Here's to a great week!
The Nationals are backing their guy, saying that they do not find the report, "which has already been recanted by their source -- to be credible."
Henderson played 14 seasons in Major League Baseball for the Seattle Mariners, Boston Red Sox, San Francisco Giants, Oakland A's, and Kansas City Royals. He was known by many for his clutch two-out, two-strike home run in the ninth inning of the 1986 ALCS that helped lift his Red Sox over the hated New York Yankees.
The Pittsburgh Pirates share some similarities with our Tribe, especially regarding market size and potential payroll issues. A good read here that questions much of what the Pirates are doing. Does money have a lot to do with their lack of significant additions? From Choudhury:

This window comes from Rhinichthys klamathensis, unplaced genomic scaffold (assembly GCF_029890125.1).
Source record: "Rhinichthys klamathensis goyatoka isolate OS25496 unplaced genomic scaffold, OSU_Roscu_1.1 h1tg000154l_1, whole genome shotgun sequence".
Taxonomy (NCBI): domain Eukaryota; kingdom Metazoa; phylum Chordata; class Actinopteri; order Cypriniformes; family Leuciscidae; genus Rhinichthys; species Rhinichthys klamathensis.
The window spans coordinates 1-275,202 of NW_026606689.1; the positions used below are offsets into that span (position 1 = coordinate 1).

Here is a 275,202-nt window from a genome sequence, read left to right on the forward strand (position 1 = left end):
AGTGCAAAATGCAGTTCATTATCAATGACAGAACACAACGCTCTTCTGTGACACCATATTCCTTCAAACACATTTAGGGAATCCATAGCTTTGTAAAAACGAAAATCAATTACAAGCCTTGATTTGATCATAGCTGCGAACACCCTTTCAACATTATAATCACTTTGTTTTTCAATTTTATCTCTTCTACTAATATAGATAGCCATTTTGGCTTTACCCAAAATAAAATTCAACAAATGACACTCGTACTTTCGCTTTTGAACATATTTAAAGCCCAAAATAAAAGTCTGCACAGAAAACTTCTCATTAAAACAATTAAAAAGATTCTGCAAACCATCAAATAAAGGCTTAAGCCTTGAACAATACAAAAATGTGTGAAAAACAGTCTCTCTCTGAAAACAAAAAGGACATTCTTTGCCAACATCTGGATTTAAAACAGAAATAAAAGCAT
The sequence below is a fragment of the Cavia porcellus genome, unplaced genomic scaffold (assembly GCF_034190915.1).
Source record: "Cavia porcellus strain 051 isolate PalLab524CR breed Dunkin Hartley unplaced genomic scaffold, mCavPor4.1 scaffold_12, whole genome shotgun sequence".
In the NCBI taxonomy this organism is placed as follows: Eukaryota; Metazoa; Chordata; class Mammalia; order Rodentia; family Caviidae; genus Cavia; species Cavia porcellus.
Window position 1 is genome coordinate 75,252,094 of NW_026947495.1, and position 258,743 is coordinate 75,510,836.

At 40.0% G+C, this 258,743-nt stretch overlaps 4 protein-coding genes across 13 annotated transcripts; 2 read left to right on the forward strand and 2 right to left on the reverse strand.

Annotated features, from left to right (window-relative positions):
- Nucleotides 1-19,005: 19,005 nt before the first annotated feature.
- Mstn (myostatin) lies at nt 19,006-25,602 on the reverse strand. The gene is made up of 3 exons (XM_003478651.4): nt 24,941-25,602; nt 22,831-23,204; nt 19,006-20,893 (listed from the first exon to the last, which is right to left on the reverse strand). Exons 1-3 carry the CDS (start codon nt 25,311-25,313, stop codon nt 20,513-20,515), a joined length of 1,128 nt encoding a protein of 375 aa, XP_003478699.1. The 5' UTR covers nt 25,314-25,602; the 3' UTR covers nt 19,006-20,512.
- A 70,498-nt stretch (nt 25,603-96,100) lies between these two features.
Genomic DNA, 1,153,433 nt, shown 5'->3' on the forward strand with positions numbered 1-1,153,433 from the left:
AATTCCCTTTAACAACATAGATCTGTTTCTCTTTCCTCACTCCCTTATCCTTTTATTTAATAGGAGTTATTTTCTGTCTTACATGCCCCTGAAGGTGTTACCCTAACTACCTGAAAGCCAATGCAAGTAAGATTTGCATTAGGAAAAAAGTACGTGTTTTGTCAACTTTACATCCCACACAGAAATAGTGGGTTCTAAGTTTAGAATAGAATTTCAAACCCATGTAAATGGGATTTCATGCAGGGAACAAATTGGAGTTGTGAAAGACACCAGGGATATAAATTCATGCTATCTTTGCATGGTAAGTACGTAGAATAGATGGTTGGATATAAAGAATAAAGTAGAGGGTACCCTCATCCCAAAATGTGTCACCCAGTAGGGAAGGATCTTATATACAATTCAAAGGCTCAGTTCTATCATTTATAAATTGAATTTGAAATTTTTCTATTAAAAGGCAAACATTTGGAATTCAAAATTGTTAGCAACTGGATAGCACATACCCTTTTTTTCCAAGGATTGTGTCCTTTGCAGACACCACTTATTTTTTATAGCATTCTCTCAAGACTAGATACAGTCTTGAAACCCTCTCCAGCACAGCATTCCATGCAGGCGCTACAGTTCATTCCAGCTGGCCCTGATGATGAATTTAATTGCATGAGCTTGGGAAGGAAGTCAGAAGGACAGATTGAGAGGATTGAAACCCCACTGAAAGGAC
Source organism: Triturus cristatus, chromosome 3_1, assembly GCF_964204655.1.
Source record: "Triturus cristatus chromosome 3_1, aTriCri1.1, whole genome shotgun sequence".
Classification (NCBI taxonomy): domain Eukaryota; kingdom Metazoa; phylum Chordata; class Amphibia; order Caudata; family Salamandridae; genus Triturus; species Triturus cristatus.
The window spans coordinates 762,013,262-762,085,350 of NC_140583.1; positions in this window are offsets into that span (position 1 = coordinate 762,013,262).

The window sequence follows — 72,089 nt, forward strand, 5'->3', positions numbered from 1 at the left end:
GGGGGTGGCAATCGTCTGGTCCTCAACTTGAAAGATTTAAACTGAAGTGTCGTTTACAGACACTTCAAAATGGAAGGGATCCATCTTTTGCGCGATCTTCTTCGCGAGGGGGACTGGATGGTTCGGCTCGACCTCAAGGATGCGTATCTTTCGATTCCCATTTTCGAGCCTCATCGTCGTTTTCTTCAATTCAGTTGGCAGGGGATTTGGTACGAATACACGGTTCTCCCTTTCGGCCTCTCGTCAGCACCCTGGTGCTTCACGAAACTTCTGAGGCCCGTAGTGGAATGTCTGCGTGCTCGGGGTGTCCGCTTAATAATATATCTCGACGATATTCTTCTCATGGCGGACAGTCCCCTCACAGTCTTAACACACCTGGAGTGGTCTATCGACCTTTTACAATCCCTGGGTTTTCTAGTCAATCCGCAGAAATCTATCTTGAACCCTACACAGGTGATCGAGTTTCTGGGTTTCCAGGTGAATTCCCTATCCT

Every offseason follows this pattern. The Pirates aren't a high-revenue team, and nobody realistically expected Huntington & Co. to bid on a marquee free agent like Zack Greinke or David Price. The acquisition of mid-career players universally acknowledged as premium talents is something that just doesn't happen for the Pirates. That isn't a horrible thing--long-term, high-money contracts to established stars often end poorly. But in the past, they've acquired a well-deserved reputation for making shrewd buy-low moves to fill existing holes without sacrificing much value.
MLB managers bring up some interesting ideas on how best to attack a lineup late in the game. Is it for clubs to develop relievers to work multiple innings and to be able to do it often? Should Zach McAllister be able to go 2+ innings a few times a week if needed? Even more important, could Terry Francona handle that?